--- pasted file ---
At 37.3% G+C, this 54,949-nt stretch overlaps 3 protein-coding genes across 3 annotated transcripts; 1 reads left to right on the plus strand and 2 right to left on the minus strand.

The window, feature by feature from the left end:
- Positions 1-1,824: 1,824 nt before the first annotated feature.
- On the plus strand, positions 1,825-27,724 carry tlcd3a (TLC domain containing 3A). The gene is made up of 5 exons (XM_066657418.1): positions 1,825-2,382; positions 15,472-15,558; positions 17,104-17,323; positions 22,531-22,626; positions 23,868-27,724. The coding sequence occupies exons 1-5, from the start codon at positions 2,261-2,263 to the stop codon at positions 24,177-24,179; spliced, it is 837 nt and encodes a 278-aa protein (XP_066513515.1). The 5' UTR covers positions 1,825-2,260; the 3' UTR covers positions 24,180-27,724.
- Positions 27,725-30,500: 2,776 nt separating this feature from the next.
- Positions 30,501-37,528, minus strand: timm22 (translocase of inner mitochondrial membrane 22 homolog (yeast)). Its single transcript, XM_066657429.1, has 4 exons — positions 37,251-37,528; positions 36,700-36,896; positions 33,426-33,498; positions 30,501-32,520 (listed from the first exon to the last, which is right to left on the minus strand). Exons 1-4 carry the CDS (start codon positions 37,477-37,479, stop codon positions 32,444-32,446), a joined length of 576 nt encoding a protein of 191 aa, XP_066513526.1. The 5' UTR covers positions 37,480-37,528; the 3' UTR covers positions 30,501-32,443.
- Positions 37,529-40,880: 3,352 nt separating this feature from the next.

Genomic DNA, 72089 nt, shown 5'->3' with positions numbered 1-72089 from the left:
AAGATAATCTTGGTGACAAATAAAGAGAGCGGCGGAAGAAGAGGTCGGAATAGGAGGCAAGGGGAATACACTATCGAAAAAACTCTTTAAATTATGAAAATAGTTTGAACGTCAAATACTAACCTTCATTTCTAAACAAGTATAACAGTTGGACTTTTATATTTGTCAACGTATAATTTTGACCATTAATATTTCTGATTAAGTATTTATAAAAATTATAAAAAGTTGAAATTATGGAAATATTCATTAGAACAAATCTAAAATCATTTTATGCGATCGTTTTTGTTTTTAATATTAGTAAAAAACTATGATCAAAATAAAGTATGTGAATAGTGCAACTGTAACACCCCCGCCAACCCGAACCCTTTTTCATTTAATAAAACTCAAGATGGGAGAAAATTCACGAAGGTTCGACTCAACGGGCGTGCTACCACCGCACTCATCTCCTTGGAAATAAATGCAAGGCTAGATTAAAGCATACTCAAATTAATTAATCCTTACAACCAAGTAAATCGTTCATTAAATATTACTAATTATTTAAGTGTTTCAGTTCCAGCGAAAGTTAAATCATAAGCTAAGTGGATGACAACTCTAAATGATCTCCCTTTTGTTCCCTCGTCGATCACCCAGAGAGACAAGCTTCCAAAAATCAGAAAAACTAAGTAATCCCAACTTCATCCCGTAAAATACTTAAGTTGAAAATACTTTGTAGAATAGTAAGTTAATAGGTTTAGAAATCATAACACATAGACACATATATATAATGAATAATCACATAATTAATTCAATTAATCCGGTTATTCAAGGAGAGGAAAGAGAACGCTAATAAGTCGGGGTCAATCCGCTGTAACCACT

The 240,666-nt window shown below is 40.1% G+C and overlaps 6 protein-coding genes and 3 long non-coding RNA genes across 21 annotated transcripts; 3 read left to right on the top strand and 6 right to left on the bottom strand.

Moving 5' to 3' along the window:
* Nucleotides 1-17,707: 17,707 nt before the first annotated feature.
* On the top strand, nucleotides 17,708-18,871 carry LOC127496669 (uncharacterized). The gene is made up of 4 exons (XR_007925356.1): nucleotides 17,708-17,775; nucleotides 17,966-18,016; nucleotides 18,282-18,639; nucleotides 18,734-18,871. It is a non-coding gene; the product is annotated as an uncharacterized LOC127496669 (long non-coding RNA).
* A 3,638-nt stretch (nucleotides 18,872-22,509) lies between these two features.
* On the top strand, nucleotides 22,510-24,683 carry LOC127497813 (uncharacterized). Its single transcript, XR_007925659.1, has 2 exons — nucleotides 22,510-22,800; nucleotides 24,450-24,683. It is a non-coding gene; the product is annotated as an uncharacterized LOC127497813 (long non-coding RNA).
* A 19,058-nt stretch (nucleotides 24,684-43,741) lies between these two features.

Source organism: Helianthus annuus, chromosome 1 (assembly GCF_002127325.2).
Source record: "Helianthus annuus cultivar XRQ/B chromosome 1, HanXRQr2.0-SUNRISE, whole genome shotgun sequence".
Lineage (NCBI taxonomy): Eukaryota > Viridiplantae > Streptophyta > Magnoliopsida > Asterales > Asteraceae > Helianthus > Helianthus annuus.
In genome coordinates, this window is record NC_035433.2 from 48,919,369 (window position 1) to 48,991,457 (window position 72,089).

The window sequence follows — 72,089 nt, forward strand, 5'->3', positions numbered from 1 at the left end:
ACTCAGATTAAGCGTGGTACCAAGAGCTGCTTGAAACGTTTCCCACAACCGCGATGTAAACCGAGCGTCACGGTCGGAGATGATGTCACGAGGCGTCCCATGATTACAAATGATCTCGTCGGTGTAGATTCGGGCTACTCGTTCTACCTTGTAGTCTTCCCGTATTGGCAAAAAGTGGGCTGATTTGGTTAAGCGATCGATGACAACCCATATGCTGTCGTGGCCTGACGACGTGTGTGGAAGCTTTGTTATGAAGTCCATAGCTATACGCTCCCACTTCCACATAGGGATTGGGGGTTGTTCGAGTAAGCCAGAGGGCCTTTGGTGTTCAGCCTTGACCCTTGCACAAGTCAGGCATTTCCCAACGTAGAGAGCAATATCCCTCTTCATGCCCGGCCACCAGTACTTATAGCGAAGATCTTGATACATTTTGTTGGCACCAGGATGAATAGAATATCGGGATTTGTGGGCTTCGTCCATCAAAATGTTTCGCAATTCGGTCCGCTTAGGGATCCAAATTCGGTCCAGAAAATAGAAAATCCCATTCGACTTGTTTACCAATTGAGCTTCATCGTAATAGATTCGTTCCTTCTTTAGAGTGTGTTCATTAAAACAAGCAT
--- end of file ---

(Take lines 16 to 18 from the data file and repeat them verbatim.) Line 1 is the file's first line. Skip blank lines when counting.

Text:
* A 19,058-nt stretch (nucleotides 24,684-43,741) lies between these two features.

Source organism: Helianthus annuus, chromosome 1 (assembly GCF_002127325.2).
Source record: "Helianthus annuus cultivar XRQ/B chromosome 1, HanXRQr2.0-SUNRISE, whole genome shotgun sequence".